Once you’ve got all this information, you need to create a packing list. Remember: pick smartly. Just because you’re heading out on your own does not mean you pack your entire room to bring with you.
After that, you can get in contact with your dorm mates. Get to know them and cross-check what they’re bringing so that you won’t move any unnecessary items.
Once you’ve got a handle on all these things, you can start planning the layout of your dorm. It can also help you determine what small appliances you should bring with you. For example, many dorm RAs and supervisors occasionally do a bust-check to see if anyone brought high-voltage appliances.
Other than that, you just need to figure out the bare necessities, i.e., what kind of stuff you need to make your new space feel like a home away from home. These should include clothes, toiletries, medicine, cleaning products, gadgets, your college education essentials (such as books, stationery, etc.), relevant documents, and maybe bed covers. Note that all of these things are absolute must-haves. If you’ve got them, there’s nothing else that you should need.
The items you do NOT need include random décor and accessories (yes, even wall posters, because of visual clutter). Keep things clean and decluttered.
Minimalist Dorm Room Must Haves
When you’re moving in with a roommate, it’s a given that both of you are going to have their own furniture. Basically, the small space of your dorm will contain as many desks, beds, and dressers as the people sharing it.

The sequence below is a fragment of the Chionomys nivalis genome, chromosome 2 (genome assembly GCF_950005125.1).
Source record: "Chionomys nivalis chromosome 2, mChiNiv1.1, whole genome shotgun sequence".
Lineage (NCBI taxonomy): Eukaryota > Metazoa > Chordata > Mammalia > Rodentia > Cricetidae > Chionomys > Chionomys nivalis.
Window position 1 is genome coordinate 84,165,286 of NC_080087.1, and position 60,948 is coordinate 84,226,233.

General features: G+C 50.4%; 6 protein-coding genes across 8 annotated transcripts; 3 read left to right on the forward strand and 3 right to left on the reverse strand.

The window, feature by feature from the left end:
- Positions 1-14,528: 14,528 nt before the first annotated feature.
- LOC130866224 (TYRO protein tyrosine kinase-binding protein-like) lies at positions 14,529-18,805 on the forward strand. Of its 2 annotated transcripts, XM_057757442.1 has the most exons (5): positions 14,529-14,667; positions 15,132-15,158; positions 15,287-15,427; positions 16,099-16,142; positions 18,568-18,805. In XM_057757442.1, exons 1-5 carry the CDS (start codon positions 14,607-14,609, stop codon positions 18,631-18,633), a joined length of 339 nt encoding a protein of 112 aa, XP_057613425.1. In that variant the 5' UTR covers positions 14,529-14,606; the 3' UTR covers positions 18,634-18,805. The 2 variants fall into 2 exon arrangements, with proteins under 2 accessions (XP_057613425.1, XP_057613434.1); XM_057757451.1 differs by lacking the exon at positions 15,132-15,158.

If your dorm isn’t already furnished, to begin with, then your first job here is to pick out ergonomic and minimalist furniture. Here are some suggestions:
If you’re shopping for a bed, you can make sure that it’s a foldable design or storage underneath.
Wooden Daybed with Trundle Bed and Two Storage Drawers
You can opt for a small compact dresser instead of the full-scale old-school shebang. You can also go for a standing mirror with built-in storage. These are super trendy and always turn out to be colossal space-saving, accessory arranging lifesavers.
Once you’ve gotten yourself smart furniture (and you should suggest it to your dorm mates also), it’s time to rearrange the layout.
It’s okay if the dorm is already furnished. You can always optimize the plan with the existing pieces of furniture.
Many shared dorm rooms feature loft beds, which frees up so much space. The area underneath can be utilized to affix your desk and dresser, freeing up a lot of circulation in the middle.
If your dorm ceilings aren’t high enough, then try going for a wall-to-wall layout. Typically, you’ll have your own side of the room, where the bed will be against the wall. A compact dresser can be added instead of a nightstand, and the desk can be fixed at the front.
Your goal here is to create as much circulation space as you possibly can in the middle.
Try to fit in a small storage ottoman in your space so that you can even accommodate guests and have extra room to keep your jackets, leggings, and other stuff out of sight, but within handy reach.